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HIRING 'INCENTIVE' RAISES QUESTIONS

Q: I teach at a state university that offers financial incentives to hire minority candidates. A department receives $1,000 for completing a tenure-track hire but $5,000 if it hires a minority candidate. I'm concerned that colleagues will make recommendations based on the financial reward rather than pursue the "best" candidate.

A: There's nothing discreditable or unusual about using incentives to prompt estimable conduct. Governments use tax codes to promote desired activities. Businesses offer bonuses to encourage certain kinds of job performance. (Full disclosure: I have a financial incentive to write this column. It's called a paycheck.)

It is admirable of your school to acknowledge that some minorities are underrepresented, that this is unjust in itself and that it subverts the school's mission: It is important for students to encounter professors (and fellow students) of diverse backgrounds and viewpoints. In pursuit of this goal, the school may try various things. There might be other ways to expand faculty diversity, but until such methods are on the table, and unless the danger you worry about actually emerges, financial incentives are worth a try.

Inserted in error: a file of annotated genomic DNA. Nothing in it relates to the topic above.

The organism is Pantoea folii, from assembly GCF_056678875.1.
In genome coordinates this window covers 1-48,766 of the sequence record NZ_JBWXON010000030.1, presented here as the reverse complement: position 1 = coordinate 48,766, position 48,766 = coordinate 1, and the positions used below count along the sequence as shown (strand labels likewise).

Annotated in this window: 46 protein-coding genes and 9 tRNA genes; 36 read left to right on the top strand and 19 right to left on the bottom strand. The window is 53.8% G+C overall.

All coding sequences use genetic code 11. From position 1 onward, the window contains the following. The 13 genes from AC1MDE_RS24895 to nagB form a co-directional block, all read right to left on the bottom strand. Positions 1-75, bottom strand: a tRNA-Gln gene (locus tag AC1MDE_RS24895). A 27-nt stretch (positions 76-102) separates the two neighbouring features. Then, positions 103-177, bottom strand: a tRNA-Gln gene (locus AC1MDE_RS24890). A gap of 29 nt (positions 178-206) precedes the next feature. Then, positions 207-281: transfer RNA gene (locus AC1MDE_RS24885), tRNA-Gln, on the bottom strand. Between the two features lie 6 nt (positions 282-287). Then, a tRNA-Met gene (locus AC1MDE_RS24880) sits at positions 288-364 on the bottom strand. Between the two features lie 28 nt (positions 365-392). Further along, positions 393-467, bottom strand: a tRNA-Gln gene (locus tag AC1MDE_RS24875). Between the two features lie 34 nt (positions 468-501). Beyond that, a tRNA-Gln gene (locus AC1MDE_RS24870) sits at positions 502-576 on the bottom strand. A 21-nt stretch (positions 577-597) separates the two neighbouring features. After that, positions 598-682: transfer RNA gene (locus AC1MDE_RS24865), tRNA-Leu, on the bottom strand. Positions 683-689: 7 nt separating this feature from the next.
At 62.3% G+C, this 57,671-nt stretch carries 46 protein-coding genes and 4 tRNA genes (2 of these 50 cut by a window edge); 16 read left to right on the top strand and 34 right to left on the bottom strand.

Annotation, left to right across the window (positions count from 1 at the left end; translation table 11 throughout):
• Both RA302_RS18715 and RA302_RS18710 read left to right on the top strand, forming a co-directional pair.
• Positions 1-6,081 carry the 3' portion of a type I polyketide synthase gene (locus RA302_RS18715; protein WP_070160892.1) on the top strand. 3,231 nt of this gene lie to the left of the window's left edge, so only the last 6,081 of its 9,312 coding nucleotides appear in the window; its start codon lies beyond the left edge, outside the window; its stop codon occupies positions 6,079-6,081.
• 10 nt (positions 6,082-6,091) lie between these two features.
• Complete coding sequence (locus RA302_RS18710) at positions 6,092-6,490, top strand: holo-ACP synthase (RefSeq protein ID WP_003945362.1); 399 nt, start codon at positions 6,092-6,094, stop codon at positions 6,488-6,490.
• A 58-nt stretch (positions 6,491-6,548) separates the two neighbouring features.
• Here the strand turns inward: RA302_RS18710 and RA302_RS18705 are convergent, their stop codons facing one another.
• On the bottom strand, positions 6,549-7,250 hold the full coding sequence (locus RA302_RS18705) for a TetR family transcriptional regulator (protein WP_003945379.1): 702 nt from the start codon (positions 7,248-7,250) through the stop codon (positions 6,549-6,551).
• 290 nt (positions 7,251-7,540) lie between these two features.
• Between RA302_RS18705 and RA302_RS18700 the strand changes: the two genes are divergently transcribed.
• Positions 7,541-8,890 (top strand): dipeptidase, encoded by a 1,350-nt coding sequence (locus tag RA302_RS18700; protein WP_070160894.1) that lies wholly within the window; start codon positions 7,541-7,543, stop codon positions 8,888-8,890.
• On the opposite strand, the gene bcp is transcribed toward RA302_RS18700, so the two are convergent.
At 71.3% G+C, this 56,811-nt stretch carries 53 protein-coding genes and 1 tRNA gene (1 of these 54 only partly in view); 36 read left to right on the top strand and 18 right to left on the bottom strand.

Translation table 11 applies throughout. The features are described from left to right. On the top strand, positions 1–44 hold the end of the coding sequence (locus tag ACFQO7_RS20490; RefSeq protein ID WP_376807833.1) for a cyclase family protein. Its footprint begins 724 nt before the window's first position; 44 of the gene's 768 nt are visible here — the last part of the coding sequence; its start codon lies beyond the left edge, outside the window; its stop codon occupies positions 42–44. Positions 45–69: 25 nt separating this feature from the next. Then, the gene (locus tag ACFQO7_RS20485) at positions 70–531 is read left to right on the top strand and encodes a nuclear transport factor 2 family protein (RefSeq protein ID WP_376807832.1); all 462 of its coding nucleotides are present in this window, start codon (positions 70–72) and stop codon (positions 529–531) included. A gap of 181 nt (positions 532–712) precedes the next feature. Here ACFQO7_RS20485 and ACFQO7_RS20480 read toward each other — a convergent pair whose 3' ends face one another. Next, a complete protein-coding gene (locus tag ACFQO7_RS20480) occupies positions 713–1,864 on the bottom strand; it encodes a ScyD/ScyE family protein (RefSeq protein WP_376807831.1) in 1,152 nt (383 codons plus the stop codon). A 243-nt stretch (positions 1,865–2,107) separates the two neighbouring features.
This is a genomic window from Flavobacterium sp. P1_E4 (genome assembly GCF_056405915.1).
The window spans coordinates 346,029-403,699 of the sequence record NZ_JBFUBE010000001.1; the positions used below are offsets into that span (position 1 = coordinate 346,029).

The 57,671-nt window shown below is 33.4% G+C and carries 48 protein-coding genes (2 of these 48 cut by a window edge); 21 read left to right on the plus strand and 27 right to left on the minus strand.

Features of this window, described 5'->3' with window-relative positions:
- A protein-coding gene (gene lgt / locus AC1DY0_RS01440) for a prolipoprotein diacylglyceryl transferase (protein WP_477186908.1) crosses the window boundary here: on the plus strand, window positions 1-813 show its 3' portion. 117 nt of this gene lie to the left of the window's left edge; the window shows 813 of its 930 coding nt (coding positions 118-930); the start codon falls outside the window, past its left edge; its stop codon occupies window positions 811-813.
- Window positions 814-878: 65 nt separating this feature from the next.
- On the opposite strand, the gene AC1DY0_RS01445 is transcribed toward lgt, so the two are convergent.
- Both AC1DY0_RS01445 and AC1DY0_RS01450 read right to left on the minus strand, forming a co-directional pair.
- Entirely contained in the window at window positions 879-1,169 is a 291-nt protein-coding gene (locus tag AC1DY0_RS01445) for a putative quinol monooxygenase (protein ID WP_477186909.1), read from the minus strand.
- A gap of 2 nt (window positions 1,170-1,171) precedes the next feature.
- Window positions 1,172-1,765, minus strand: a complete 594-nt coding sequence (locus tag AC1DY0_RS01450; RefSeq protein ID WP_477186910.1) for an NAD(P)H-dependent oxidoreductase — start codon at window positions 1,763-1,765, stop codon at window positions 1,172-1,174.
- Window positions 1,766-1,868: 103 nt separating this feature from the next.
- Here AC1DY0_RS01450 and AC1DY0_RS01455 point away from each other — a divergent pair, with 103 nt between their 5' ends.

Be comforted that hiring a new faculty member involves so many layers of scrutiny, so many opportunities for colleagues to weigh in, that the hazard you invoke is minimal. This tactic is not meant to lower hiring standards but to broaden the pool of people considered for the job.

Ticket to ride

Q: My husband's company provides him with a business-class airplane ticket for trips to China. His 70-year-old father is joining him on his next business trip. Due to cost (and the assumption that my husband would likely offer his seat), he plans to buy an economy ticket for the flight. Would it be wrong for my husband to give his father his business-class seat?

A: I admire your husband's generosity, but, alas, he is being generous with the company's money. Presumably the company does not shoehorn him into coach but pays for a more expensive business-class seat so that he will arrive tan, rested and ready to conduct brilliantly the company's business.

Similarly, if it provides him with a laptop computer rather than pad and pencil, it's to make him a more efficient operative. By giving his seat to his father, your husband is sacrificing company efficiency for a family member's comfort. I don't suppose the company would let your husband trade in the business-class seat for a coach seat (or pawn his laptop) and pocket the difference in the fares. But there's an easy way your husband can determine if this swap is permissible: Ask the boss.

Send questions to ethicist@nytimes.com.

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